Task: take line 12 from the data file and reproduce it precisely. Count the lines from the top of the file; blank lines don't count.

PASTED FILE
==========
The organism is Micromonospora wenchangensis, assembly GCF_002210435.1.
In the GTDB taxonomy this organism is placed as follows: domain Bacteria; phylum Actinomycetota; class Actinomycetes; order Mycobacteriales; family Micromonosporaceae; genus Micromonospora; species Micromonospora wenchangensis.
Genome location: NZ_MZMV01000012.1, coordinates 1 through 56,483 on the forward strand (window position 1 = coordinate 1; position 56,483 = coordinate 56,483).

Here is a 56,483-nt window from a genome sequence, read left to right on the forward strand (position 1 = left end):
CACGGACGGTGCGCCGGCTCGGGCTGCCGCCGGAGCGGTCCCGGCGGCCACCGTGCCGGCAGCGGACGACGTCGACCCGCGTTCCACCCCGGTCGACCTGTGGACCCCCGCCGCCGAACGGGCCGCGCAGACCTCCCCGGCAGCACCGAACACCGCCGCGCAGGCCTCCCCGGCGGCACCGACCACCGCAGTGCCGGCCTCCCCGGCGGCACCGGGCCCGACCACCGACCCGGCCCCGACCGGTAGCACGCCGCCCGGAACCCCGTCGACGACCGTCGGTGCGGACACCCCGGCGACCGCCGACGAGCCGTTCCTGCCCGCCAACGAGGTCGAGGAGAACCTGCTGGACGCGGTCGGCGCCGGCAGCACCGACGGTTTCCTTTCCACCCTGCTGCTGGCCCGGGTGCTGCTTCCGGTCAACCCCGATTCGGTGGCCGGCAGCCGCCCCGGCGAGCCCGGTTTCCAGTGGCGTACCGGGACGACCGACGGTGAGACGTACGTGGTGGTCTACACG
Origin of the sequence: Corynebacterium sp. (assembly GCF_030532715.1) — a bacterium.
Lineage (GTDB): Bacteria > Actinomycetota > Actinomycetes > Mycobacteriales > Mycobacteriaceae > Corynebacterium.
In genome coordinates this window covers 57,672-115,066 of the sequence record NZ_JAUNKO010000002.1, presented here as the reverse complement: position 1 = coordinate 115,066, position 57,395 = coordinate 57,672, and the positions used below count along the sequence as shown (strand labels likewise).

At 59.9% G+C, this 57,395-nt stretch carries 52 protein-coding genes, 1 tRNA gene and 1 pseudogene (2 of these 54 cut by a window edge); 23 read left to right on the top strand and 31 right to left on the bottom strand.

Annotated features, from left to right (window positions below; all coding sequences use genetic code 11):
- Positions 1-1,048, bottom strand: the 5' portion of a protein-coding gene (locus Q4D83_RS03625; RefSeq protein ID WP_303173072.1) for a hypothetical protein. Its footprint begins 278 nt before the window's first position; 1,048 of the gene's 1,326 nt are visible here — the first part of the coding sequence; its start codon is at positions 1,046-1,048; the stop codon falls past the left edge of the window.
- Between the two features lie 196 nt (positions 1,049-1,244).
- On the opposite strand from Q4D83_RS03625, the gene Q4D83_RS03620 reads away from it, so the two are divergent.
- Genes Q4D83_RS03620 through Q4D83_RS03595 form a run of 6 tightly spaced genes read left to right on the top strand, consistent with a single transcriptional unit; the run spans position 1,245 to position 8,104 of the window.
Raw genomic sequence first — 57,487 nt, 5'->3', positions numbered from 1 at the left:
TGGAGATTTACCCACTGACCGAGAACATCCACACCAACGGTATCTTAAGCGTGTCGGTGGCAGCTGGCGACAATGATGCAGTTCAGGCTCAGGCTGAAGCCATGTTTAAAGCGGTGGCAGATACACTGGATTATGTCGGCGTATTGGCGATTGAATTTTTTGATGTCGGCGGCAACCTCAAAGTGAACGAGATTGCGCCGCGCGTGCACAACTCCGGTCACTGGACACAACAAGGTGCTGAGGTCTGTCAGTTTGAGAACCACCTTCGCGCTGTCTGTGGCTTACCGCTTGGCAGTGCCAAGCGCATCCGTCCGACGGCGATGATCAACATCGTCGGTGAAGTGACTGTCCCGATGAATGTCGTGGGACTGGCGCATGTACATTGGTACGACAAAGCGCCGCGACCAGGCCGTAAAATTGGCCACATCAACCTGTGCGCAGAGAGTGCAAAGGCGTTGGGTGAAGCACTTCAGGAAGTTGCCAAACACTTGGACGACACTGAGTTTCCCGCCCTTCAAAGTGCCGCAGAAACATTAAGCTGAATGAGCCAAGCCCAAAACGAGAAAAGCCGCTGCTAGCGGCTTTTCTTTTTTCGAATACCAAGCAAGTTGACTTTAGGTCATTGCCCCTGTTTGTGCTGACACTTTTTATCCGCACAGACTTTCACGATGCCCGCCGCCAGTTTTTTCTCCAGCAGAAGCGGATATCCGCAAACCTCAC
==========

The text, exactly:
- Between the two features lie 196 nt (positions 1,049-1,244).